Karen Darke, 2012 Paralympic Silver Medalist and Paratriathlon World Champion
A few days back from the World Championships and finally feeling human again (I have peeled myself off the sofa after 2 days feeling super-glued to it…) I’m reflecting on this year’s races and the year ahead to the Rio 2016 Paralympics. It seems only a short while ago since London 2012, but we’re almost there again. It’s the year that counts. The year when performance needs to skyrocket. The year when every nation and athlete are pursuing top form. We’re all chasing medals.
Paralympic sport is a business. Medals are the currency. Your future as an athlete hangs largely on one race – the Paralympic race. Medal and you’ll secure funding for the next 4 years, providing you continue to perform well over those years. The level of funding you can receive correlates almost exactly to the colour of your medal. If you don’t medal, it’s back to the drawing board – quit, or work harder, with less support from the national governing body, and juggle work with training. That’s if you are fortunate enough to be in a sport like cycling that has a track record of medals, and therefore funding. The staff dedicate endless hours and energy and live through it with their athletes (it’s a lifestyle not a job) and their future also hangs on performance. A less than predicted medal count means funding and therefore job opportunities will drop.
So performance is everything.
All year people have been saying to me “it isn’t your course this year. That big hill there’ll be in Switzerland, it’s not representative of Rio at all. It’ll be flat in Rio. And with your weight and height, it’s not going to be your course…” A month or so out from the World Champs, I had to give myself a talking to because I was already on a back foot mentally. I was already telling myself I wouldn’t do well because it ‘wasn’t my course’. Now for sure in bike racing you have sprinters, and those that specialise in time trial, or the ‘GC’ (general contender) riders for the big tours like the Tour de France, but in para-cycling you have strive to be good at everything, because that’s the only way you’ll succeed in the long run. If you put your own mental blocks in the way of that, it will definately limit you.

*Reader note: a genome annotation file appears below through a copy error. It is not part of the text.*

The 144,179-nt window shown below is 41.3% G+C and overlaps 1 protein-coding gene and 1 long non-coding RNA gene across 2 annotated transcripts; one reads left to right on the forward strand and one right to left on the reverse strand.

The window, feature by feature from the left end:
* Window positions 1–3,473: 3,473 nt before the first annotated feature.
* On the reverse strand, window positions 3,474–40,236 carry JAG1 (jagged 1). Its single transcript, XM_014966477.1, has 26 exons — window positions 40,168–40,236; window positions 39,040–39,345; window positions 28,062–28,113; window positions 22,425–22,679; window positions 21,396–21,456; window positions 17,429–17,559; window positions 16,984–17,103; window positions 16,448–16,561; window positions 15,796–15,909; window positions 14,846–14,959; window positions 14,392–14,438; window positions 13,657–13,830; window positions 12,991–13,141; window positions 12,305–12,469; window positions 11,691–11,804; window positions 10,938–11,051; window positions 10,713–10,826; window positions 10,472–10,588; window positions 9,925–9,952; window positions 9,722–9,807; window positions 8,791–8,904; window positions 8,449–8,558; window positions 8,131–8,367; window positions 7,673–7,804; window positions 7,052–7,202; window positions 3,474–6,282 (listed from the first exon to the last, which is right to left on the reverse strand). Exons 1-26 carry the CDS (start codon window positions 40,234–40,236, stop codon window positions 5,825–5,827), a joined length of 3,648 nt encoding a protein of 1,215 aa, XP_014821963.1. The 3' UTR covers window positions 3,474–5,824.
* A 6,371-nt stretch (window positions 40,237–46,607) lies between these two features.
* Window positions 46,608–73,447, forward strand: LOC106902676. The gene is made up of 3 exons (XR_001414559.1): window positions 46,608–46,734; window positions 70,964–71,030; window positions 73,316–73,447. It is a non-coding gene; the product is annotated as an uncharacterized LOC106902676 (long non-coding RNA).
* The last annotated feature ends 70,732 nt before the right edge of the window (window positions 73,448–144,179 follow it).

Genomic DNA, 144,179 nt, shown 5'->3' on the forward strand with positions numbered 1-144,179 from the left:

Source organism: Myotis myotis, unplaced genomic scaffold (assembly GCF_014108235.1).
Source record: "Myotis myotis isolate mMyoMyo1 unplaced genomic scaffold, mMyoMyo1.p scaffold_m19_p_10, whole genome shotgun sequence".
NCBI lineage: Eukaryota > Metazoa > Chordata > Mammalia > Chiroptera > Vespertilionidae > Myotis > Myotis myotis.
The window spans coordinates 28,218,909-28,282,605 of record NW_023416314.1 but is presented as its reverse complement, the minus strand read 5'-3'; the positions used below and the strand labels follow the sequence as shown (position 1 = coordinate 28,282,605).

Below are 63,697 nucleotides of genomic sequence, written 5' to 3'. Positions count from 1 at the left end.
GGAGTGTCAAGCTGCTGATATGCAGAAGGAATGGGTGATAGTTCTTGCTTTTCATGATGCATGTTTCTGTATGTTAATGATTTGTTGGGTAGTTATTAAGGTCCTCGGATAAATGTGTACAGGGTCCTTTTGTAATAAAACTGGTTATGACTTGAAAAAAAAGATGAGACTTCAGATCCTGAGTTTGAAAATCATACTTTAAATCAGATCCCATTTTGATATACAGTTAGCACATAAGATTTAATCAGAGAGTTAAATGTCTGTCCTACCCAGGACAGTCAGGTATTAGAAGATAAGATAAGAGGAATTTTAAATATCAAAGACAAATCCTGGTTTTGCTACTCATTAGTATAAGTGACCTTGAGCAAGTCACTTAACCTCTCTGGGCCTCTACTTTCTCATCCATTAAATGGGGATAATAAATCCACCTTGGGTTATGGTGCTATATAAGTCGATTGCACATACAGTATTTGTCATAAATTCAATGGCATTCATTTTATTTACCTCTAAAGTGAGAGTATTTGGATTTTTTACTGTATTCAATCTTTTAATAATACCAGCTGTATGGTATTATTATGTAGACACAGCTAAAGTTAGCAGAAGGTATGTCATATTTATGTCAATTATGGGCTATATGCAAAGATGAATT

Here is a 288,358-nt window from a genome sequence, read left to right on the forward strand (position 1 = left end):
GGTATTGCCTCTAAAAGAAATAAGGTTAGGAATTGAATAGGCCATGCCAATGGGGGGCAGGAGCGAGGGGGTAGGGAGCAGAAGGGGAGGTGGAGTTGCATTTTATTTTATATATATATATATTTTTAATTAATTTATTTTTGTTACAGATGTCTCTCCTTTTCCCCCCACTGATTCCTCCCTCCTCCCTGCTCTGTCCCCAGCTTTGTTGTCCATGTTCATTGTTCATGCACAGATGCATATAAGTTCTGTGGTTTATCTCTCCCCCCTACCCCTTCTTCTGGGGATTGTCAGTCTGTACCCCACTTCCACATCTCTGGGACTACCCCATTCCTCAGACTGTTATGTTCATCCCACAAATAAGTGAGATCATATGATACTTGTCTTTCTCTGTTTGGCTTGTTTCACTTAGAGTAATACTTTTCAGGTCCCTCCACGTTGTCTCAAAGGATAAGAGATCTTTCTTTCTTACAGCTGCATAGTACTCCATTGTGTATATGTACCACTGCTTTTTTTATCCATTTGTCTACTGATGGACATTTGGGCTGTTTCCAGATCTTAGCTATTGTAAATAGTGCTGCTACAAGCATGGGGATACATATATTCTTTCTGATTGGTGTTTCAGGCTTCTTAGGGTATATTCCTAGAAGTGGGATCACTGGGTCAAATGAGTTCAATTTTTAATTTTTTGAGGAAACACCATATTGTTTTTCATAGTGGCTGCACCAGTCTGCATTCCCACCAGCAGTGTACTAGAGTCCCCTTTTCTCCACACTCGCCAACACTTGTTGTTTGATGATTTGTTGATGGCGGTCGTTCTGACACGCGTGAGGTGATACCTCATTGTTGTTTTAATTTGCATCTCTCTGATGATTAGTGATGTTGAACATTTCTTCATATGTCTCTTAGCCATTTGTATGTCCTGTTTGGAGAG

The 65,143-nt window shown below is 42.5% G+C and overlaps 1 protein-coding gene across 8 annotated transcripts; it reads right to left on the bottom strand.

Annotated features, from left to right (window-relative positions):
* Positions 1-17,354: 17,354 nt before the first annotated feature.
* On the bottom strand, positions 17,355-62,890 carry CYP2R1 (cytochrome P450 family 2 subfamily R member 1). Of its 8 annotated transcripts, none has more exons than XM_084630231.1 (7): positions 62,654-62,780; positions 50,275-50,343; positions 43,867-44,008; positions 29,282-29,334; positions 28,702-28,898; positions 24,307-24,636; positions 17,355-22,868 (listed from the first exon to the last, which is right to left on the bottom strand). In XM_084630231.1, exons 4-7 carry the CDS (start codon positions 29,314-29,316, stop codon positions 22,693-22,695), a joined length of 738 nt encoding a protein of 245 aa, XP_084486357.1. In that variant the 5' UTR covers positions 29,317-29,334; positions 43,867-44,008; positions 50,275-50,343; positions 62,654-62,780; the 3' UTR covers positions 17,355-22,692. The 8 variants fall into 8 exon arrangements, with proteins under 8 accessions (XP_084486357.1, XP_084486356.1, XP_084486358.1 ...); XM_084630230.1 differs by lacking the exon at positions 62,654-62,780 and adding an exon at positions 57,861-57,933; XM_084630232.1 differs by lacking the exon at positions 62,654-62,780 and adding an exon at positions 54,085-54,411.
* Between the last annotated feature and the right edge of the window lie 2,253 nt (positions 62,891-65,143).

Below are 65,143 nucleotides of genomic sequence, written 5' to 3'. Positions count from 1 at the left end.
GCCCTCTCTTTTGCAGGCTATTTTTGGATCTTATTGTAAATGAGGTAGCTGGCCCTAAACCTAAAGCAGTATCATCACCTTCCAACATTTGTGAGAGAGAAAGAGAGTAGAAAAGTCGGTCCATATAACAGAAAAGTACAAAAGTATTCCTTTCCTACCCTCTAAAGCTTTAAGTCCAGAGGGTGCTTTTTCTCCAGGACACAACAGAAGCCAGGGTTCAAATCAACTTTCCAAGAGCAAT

Sports psych fascinates me. Having the right mental state is important all the time, to get the most out of every hour and every day (for all of us, regardless of bike racing!) On the day of a big race though, mental state is everything as there is nothing you can do at that point to change your physical form.
So this year, after a block of extremely hard training, I felt more prepared physically than I had previously. Two weeks out from the Worlds, I turned my head around. I was in it for a medal. I was determined. I would fly.
The day before racing, I felt terrible. Heavy armed, heavy muscles, badly slept. But my dad has a great saying which helps me often – “if you feel great, you often go badly on the bike. Then when you feel awful, you go great. Never judge it.” So when I felt terrible the day before, I told myself it was a good thing.
In the races I felt amazing. I was in the zone that every athlete seeks, where you don’t feel or notice any pain. You are just immersed. Hynotised by the pedals and the tarmac ahead. In flow. In the zone.
But when I crossed the finish line, the results weren’t as I hoped. 4th. It’s the first year I haven’t made podium at the World Championships since 2011. It’s hard when you give it everything and you don’t pull it off. But that is the game of racing. The game of performance. The game of rising standards and increased participation. That’s the deal when one race is the focus of your year. And even more so when it comes to the race that has been your focus for four years!
On reflection I’m not too knocked – even though the Gold I am committed to strive for in Rio could potentially seem a long way off; somehow I still believe I can do it, and without belief (and a plan of action) how can we hope to achieve anything?!
So for now, back to hard training.
Back to the graft.
Back to the plan.
The game is on!
To find out more about Karen, visit her website at www.karendarke.com.